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Outcomes of HIV treatment from the private sector in low-income and middle-income countries: a systematic review protocol
  1. Gitau Mburu1,2,
  2. Ewemade Igbinedion3,
  3. Sin How Lim4,
  4. Aung Zayar Paing5,
  5. Siyan Yi6,7,8,
  6. Stefan Elbe1,
  7. Grace W Mwai9
  1. 1 Centre for Global Health Policy, University of Sussex, Brighton, East Sussex, UK
  2. 2 Division of Health Research, Lancaster University, Lancaster, UK
  3. 3 Department of Community Health, Igbinedion University Teaching Hospital, Okada, Nigeria
  4. 4 Centre of Excellence for Research in AIDS (CERiA), University of Malaya, Kuala Lumpur, Malaysia
  5. 5 Programs Department, Alliance Myanmar, Yangon, Myanmar
  6. 6 Center for Global Health Research, Touro University California, Vallejo, California, USA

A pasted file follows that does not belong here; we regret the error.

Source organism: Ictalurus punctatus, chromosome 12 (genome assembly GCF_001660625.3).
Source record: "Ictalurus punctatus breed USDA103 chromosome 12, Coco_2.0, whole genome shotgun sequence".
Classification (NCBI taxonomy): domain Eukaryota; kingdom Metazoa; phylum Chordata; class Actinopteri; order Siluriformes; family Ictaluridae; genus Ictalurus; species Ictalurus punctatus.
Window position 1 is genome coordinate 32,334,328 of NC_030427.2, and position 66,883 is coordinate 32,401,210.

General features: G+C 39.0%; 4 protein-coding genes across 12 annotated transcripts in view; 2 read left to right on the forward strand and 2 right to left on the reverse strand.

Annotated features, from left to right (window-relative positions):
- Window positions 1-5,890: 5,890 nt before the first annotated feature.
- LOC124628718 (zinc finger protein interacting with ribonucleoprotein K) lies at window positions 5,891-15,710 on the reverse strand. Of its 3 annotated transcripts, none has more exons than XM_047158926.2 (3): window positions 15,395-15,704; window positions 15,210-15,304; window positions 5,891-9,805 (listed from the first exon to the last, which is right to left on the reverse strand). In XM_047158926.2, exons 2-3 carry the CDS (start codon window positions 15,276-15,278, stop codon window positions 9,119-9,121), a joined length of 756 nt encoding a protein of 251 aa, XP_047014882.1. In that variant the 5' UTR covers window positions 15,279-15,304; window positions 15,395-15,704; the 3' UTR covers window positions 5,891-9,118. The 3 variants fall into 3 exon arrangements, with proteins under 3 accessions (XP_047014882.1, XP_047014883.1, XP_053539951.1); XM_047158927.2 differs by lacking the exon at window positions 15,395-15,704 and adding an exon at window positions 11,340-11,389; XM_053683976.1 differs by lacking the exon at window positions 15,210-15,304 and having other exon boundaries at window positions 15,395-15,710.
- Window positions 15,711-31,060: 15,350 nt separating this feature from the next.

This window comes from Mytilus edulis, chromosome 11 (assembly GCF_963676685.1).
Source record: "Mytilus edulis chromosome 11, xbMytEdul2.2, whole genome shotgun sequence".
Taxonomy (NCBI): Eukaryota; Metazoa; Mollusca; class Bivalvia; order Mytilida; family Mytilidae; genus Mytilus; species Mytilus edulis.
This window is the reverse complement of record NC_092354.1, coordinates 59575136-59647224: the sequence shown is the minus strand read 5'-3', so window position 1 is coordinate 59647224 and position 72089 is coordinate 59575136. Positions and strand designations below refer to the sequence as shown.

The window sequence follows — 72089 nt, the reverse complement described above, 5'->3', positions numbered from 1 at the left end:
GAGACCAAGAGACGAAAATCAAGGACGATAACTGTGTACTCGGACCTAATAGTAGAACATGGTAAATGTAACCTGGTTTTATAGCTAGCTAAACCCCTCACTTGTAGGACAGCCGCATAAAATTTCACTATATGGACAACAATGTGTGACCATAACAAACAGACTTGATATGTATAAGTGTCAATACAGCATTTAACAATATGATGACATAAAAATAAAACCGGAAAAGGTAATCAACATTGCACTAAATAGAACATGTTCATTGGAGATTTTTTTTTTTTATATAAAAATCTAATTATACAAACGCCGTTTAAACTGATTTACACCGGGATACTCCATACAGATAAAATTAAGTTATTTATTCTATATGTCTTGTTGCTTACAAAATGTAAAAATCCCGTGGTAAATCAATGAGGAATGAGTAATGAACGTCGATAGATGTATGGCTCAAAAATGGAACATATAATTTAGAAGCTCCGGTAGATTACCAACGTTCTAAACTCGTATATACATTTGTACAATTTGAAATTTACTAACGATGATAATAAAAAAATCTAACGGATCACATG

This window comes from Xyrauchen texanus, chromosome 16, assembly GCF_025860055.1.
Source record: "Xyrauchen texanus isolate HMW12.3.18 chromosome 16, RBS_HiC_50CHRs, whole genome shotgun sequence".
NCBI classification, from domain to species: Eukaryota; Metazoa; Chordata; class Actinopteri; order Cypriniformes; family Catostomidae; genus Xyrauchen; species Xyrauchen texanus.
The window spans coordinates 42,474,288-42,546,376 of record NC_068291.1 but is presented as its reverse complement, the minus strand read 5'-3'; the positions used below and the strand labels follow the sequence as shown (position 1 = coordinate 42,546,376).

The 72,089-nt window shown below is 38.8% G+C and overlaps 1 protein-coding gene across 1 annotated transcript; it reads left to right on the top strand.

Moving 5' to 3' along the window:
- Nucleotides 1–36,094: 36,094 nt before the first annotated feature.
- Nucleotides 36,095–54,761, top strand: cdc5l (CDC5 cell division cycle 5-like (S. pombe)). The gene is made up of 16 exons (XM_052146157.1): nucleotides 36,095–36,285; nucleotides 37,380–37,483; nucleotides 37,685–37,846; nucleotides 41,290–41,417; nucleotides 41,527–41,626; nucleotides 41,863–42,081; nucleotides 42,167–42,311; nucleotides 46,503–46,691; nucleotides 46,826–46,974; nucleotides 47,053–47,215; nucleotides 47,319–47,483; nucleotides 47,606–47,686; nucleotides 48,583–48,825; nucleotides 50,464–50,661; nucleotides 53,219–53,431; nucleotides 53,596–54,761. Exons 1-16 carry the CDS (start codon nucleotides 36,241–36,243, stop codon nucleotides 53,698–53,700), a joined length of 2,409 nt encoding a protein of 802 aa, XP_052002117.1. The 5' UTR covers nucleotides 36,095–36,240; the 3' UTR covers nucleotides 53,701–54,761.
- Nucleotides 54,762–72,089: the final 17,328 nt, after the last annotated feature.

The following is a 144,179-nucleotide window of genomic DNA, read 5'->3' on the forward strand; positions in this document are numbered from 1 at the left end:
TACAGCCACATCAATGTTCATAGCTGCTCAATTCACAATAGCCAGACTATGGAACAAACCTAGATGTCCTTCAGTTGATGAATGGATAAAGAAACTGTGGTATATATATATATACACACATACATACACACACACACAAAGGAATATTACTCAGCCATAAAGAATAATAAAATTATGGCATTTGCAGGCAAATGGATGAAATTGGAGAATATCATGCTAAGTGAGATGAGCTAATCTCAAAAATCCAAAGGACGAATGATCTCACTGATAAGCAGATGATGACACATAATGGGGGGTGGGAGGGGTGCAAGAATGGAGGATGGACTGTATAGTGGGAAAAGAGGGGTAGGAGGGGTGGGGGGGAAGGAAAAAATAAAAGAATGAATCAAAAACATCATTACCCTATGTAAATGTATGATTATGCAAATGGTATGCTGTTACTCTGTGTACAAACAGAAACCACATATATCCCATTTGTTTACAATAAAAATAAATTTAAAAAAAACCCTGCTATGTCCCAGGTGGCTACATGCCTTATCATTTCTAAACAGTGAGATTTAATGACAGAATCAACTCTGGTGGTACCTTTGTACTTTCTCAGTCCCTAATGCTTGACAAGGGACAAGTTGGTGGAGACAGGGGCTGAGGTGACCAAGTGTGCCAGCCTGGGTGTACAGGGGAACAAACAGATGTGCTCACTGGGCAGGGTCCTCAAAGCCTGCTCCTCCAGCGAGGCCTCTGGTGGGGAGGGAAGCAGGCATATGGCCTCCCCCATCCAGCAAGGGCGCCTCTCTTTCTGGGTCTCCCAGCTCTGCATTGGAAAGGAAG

7. 7 Saw Swee Hock School of Public Health, National University Singapore, Singapore, Singapore
  8. 8 Center for Population Health Research, KHANA, Phnom Penh, Cambodia
  9. 9 Brighton and Sussex University Hospitals NHS Trust, Brighton, UK
  1. Correspondence to Dr Gitau Mburu; g.mburu{at}sussex.ac.uk

Abstract

Introduction Private sector provision of HIV treatment is increasing in low-income and middle-income countries (LMIC). However, there is limited documentation of its outcomes. This protocol reports a proposed systematic review that will synthesise clinical outcomes of private sector HIV treatment in LMIC.